SUMMARY OF THE INVENTION The information storage method and system of the present invention utilizes quenched high-temperature phase magnetic film to provide several distinct advantages not found in the optical information storage systems of the prior art. First, it has been found experimentally that the reduction in contrast between background and the written bit" readout signals is caused by the written portions of the film being transferred into the high-temperature phase as a result of repeated writeerase cycles whereas the unwritten portions of the film remain in the low-temperature phase. Operation entirely in the quenched high-temperature phase, as provided by the present invention, achieves maximum contrast since the entire film retains the same crystallographic phase. Secondly, quenchedphase magnetic film has a lower curie temperature as compared to a low-temperature phase magnetic medium. This allows a substantially lower intensity light beam to provide writing on the magnetic film. Alternatively, the same intensity light beam can write on a larger portion (spot) of the magnetic film thereby increasing the signal-to-noise ratio in the reading phase of operation. Thirdly, the magnetization of a quenched-phase magnetic medium is reduced. As a result, the magnetic field required to provide complete erasure of stored information is reduced. Fourthly, a quenched high-temperature phase magnetic film has an increased coercive force. This results in a higher margin between the field required to pro vide complete erasure of a heated portion of the film and the field required to erase bits of information on nonheated portions of the film. Finally, the reduced Curie temperature for a quenched-phase film increases the margin between the writing and decomposition temperatures.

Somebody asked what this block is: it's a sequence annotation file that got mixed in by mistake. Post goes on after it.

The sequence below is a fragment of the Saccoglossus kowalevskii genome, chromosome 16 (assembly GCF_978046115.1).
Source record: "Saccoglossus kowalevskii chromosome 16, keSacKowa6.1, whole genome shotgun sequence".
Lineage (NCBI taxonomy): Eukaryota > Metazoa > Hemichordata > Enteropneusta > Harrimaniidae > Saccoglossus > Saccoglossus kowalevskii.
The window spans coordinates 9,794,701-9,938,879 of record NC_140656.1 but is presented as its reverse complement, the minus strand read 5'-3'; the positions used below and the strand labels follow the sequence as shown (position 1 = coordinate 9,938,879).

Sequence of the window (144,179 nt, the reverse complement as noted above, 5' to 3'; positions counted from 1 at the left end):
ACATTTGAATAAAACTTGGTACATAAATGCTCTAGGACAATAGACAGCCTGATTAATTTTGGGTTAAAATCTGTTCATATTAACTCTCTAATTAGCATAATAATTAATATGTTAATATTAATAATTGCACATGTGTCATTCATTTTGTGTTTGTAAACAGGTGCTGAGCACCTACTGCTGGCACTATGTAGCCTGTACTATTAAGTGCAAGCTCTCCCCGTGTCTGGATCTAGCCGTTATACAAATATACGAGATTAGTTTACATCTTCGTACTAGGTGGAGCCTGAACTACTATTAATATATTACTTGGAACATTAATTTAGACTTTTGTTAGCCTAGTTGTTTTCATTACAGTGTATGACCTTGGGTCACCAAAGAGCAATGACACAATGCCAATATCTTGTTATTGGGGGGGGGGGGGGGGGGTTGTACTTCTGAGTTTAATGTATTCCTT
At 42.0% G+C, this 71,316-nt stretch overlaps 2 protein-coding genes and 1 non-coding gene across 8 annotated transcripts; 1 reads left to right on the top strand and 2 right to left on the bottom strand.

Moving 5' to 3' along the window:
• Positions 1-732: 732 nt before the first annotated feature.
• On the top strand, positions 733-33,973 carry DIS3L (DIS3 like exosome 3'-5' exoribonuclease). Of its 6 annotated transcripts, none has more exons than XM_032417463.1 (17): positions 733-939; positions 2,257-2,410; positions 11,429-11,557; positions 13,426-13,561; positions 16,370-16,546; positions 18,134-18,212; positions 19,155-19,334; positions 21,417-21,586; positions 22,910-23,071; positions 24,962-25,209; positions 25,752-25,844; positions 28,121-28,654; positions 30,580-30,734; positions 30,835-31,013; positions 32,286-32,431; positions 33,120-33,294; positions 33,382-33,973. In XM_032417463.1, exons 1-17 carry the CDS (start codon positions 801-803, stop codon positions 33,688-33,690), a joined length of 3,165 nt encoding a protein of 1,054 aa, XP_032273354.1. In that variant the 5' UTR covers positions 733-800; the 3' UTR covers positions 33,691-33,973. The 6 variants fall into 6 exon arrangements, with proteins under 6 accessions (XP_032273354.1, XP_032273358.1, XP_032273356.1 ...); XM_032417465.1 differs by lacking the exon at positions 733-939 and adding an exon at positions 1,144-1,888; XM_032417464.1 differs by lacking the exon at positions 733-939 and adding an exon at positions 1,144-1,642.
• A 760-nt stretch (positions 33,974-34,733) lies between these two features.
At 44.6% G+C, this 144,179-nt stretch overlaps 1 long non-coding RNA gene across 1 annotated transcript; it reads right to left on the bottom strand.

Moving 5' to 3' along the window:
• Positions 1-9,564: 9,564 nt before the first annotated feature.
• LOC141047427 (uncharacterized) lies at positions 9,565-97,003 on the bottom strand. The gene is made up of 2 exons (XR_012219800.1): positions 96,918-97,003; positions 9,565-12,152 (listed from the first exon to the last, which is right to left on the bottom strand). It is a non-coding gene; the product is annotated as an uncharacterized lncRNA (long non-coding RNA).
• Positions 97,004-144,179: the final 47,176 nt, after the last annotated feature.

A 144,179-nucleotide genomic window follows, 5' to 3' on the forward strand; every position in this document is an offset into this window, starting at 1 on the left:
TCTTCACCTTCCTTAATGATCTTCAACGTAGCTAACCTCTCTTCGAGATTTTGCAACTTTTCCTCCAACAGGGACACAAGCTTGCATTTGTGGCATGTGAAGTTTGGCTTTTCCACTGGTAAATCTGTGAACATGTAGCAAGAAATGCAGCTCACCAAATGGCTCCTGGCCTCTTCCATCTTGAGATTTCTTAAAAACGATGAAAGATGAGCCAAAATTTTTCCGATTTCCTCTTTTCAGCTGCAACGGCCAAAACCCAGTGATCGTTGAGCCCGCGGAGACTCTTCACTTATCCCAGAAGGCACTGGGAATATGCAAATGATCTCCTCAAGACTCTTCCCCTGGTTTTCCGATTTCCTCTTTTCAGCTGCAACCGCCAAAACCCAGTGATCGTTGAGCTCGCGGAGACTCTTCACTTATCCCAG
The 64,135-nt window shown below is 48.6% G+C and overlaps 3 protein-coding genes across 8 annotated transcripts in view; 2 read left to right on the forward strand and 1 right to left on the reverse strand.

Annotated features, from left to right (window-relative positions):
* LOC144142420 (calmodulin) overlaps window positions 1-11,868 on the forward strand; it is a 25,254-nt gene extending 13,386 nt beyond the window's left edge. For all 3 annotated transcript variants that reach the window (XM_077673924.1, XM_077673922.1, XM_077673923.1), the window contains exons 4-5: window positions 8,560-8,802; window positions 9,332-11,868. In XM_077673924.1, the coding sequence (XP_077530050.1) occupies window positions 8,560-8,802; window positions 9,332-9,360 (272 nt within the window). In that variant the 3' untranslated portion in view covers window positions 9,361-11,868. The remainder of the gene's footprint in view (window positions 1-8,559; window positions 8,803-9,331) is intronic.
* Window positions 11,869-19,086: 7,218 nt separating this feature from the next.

To achieve the above advantages, the present invention includes an energy source for providing energy of an intensity level sufficient to heat a predetermined portion (spot) of a quenched-phase magnetic film above the films quenchedphase Curie temperature. The system further includes means to direct the energy to the predetermined portion of the film. Upon cooling of the magnetic film below the quenched-phase Curie temperature, a change in the magnetic properties of the heated portion occurs. By selectively changing the film's magnetic properties in a spot by spot manner, digital information is stored. Nondestructive readout of the stored information is obtained utilizing either the magneto-optic Kerr or Faraday effects.
BRIEF DESCRIPTION OF THE DRAWING FIG. 1 is a diagrammatic illustration of a preferred process for preparing quenched-phase magnetic film.
FIG. 2 is a normalized graph of temperature versus magnetization for both low-temperature phase and quenchedphase manganese bismuth films.
FIG. 3 is a diagrammatic illustration of a light information storage system utilizing quenched-phase magnetic film.